The good news is, Segment customers looking to switch to GA4 don’t have to face the restructure alone. Google Universal Analytics is one of Segment’s most popular destinations. And did you know we already offer a GA4 destination as well?

Segment lets you run GA and GA4 in parallel, as you get up to speed on the new event-based paradigm. Business users can customize how their Segment events map to GA4 events within the Segment app. Segment customers can test GA and GA4 in parallel before they commit to GA4 while using the same data source. Marketers should keep GA as the “source of truth” until you collect sufficient data in GA4, when you can begin to report on GA4’s analytics.

By using GA and GA4 in tandem, you collect data in a familiar way while you navigate the latest features of GA4.

As we explain how to integrate Segment sources and destinations, now is a great time to grab your favorite engineer.

Update your tech stack - an engineer’s guide

To take us back to the moving house analogy, you’ll want to make any changes to the house cosmetics before you set up your furniture in each room. Painting the walls is a lot easier before furniture is introduced and saves you time and labor in the long run.

Consider the order of operations as you migrate. Since Segment’s CDP captures event-based data, your migration to GA4 is a smart time to introduce Segment to your data infrastructure.

Take this time to evaluate your tech stack and understand if your current tools are serving your business needs.

Begin by asking your business users a few questions:

  • What touchpoints are involved in our customer journey?

  • What bottlenecks exist in our customer journey?

  • Which KPIs are we looking to drive?

  • What questions do we have about our customers but cannot answer?

Once you evaluate which tools are helping your team answer these questions, decide what you need to introduce (or eliminate) to find resolution.

Simply migrating to GA4 will be labor intensive and in the end, you may realize it’s not solving your company’s needs. Internal teams need to collaborate on the underlying data needed to achieve business goals.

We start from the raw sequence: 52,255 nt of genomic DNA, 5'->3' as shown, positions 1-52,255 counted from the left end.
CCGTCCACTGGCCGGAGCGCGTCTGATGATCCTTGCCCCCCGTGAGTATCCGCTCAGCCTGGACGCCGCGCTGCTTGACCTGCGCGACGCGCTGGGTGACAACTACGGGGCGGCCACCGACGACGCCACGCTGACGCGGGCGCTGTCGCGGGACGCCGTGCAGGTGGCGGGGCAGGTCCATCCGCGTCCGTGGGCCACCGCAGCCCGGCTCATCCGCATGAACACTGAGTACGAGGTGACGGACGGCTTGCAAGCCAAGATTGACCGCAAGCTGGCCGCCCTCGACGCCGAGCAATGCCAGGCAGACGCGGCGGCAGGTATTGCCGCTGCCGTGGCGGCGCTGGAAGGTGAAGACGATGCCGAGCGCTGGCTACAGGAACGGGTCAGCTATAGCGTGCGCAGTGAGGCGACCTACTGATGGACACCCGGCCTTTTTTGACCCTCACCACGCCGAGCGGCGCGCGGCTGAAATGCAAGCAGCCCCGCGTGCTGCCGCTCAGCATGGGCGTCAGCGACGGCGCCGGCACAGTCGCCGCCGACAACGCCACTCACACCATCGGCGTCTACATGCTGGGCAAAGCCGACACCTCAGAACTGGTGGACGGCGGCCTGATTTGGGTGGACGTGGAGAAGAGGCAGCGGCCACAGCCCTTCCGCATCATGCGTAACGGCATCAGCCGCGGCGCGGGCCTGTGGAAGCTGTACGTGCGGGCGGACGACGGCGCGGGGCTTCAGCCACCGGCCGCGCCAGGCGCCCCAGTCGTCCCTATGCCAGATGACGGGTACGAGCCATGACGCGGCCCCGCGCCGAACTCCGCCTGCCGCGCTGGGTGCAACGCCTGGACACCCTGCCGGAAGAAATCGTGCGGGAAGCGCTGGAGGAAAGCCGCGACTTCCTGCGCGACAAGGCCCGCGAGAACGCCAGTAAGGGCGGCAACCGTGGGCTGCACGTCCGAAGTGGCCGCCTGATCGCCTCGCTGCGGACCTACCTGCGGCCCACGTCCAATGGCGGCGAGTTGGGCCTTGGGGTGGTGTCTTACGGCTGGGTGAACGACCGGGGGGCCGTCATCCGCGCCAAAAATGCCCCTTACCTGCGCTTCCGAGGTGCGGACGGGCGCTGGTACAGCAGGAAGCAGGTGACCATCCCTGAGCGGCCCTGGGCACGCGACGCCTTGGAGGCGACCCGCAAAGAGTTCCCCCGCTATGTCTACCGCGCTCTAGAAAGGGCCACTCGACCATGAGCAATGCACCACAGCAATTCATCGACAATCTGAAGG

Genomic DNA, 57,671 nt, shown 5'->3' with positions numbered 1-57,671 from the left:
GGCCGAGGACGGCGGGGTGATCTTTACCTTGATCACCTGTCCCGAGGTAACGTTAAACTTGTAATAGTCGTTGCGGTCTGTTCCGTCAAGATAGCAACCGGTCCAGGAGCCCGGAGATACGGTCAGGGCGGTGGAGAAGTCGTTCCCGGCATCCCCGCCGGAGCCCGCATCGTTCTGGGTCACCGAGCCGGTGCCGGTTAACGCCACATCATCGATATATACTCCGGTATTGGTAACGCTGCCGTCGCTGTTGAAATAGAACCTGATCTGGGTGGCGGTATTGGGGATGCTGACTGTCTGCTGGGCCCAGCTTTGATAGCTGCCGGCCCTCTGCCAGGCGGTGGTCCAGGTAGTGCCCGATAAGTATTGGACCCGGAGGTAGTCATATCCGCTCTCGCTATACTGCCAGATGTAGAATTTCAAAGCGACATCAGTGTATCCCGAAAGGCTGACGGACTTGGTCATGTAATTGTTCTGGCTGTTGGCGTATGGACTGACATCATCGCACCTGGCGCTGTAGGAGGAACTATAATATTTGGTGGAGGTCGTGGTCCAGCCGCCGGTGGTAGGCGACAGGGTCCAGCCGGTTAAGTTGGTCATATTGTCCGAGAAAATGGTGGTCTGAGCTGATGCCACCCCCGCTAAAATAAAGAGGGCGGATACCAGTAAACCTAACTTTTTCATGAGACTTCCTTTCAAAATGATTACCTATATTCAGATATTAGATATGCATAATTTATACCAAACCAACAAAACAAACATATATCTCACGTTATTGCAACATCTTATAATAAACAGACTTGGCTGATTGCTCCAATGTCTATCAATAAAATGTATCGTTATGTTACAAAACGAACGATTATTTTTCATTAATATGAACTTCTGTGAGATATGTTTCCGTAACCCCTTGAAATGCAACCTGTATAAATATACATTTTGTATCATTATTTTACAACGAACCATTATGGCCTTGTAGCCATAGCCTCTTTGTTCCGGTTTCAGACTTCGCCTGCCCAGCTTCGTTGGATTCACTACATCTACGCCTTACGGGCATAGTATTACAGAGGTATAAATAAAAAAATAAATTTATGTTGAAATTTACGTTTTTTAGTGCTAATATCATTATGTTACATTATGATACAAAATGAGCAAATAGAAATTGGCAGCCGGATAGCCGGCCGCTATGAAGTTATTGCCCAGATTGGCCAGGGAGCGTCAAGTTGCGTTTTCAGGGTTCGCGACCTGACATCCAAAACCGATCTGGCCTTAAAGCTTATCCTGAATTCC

Segment unifies all of your connections into a single API, which makes the process of connecting to data sources and destinations easier. Once set up, connecting to a new data source typically only requires inserting a JavaScript code snippet or call to Segment SDK.

Zoom with margin

With a customer data platform, you’re not married to any one tool or integrated suite of tools. You future-proof your stack knowing that any tool that may come down the line can be integrated with a few simple clicks.

Segment allows companies to create their own “best of” stash tailored to their specific business needs. As needs change and technology advances, Segment users can add or remove tools through the single API, without losing any of their important data. 

For companies that use Google Analytics across multiple regions or brands, or in conjunction with other analytics tools (ex. Mixpanel, Adobe), Segment can connect to all of these tools simultaneously, so you can keep your data streams as you want them.

Segment - GA4 migration made simple

Though you may have to re-evaluate your data stack and pipelines, the updates promised in Google Analytics 4 provide enhanced user insights while maintaining user privacy. Instead of manually integrating all of your tools, consider Segment CDP to ease the migration and build deeper connections across your stack.

It’s free to get started in Segment. Sign up for a workspace today.